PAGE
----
This work compares the use of direct torque and flux control (DTFC) and model predictive control (MPC) for induction motor (IM) control. These two strategies are fundamentally different in operation since (i) DTFC decides the current control action based on a switching table constructed using a simplified model of the IM, whereas (ii)MPC decides the current control action by on-line minimization of a cost function that uses the available inverter output voltages as optimization variables. Emphasis is given in this work to the reconfiguration of the control action after voltage source inverter faults. We assume that the fault can be suitably detected and isolated and that the inverter can be reconfigured after the specific fault to continue operation, albeit with a reduced set of achievable output vectors. Based on this reduced set of vectors, we propose to reconfigure the induction motor control algorithm by (i) instructing DTFC to use a reconfigured switching table or (ii) providing the reduced set of inverter vectors as the reconfigured constraint set of optimization variables for MPC. Simulation results show that MPC considerably outperforms DTFC at a modest increment of computational cost. Moreover, this increment is less pronounced under fault since the number of optimization variables is reduced.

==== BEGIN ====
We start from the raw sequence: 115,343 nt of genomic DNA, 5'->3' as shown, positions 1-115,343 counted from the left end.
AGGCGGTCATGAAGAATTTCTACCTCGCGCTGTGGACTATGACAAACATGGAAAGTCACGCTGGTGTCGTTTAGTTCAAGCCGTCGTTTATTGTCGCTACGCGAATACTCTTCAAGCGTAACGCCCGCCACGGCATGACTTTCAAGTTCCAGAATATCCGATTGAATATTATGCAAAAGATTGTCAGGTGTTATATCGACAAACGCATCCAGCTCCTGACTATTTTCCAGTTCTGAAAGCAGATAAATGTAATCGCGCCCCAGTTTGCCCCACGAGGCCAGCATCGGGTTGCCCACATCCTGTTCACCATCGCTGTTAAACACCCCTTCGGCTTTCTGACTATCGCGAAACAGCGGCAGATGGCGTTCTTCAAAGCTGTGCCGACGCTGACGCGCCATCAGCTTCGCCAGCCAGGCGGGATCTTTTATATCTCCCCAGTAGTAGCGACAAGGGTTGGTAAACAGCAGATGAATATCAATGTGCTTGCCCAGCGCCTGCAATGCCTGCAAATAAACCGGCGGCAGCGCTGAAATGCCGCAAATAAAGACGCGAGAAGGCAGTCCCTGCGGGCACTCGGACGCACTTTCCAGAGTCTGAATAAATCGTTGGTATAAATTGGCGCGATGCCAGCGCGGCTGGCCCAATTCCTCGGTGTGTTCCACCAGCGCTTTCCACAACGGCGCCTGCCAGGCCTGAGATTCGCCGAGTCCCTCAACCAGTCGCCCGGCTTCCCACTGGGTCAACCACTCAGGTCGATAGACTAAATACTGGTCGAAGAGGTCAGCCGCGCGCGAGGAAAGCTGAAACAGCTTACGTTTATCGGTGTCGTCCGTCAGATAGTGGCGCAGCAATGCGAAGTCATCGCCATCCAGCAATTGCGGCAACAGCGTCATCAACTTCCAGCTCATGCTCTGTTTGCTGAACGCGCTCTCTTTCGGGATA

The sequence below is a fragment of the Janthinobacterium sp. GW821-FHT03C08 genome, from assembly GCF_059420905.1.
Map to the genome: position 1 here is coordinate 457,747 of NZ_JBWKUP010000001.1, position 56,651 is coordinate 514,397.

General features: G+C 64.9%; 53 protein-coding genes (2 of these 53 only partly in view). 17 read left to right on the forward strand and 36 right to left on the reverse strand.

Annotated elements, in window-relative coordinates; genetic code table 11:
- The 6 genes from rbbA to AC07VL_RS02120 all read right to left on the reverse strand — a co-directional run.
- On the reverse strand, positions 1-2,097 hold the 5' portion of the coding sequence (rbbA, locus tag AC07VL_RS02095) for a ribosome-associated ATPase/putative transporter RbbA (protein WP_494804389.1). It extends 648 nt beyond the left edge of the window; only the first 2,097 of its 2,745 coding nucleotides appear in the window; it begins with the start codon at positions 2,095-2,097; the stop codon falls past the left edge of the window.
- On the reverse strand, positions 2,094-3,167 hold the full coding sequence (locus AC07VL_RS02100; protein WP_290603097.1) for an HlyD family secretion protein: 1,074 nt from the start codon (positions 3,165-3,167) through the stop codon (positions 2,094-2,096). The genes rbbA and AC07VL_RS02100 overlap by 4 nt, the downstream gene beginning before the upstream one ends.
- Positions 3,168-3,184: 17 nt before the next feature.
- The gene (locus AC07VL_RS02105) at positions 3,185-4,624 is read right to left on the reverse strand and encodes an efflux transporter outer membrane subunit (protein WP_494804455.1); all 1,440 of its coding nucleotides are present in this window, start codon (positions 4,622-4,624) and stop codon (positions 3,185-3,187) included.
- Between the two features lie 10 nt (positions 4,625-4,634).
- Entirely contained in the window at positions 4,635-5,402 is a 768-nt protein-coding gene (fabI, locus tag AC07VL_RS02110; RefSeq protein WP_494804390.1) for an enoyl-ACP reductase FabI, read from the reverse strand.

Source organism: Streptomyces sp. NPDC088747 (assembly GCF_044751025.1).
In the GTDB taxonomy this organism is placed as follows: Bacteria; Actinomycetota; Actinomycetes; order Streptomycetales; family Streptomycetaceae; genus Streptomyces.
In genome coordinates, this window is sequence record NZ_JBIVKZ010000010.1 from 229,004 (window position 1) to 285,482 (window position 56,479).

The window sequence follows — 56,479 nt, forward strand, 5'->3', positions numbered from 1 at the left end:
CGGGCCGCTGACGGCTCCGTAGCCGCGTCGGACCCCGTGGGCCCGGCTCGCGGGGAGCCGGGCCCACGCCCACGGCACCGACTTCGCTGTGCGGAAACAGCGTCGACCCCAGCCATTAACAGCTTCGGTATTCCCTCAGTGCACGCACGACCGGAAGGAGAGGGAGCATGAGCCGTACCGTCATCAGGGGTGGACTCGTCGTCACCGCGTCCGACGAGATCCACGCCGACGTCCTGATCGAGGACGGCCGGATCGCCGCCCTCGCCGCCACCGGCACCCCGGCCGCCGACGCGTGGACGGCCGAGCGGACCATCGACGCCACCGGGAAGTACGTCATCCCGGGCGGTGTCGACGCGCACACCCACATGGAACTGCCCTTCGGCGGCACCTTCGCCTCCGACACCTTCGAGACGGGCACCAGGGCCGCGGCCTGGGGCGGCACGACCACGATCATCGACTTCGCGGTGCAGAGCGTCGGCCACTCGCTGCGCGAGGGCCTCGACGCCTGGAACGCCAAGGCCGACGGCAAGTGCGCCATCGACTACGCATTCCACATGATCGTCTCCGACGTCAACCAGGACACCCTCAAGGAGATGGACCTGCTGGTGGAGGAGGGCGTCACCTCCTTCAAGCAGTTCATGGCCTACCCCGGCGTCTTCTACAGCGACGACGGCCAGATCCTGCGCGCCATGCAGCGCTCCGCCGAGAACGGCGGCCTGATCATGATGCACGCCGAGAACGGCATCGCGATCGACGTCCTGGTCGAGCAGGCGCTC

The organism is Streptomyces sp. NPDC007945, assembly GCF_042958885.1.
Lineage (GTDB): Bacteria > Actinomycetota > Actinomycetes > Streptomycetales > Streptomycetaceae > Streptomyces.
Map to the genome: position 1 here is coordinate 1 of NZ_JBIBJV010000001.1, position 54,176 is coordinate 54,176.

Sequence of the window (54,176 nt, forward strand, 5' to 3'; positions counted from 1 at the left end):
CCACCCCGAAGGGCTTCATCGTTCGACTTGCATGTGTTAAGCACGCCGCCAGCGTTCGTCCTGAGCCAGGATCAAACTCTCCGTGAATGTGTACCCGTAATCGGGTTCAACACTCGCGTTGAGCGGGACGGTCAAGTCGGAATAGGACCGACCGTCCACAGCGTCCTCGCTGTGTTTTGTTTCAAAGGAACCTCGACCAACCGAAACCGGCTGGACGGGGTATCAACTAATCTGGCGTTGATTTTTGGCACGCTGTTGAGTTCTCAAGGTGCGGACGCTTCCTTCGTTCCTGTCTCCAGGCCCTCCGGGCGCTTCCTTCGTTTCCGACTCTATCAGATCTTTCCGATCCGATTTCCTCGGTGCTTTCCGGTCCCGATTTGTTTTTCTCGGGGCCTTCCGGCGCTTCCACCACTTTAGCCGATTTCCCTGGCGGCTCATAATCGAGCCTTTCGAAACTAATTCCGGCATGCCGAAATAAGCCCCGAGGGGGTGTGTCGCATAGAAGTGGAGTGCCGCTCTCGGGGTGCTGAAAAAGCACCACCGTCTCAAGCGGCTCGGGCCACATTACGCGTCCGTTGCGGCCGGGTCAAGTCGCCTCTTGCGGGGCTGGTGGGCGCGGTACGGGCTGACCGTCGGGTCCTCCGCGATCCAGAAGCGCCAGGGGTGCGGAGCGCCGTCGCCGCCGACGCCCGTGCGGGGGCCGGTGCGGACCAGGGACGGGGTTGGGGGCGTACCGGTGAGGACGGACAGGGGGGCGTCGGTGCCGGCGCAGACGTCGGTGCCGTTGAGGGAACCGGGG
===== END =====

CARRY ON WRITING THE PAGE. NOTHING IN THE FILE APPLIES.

2010 Conference on Control and Fault Tolerant Systems (SysTol'10). Proceedings of the 2010 Conference on Control and Fault Tolerant Systems (Nice, France 6-8 October, 2010) p. 759-764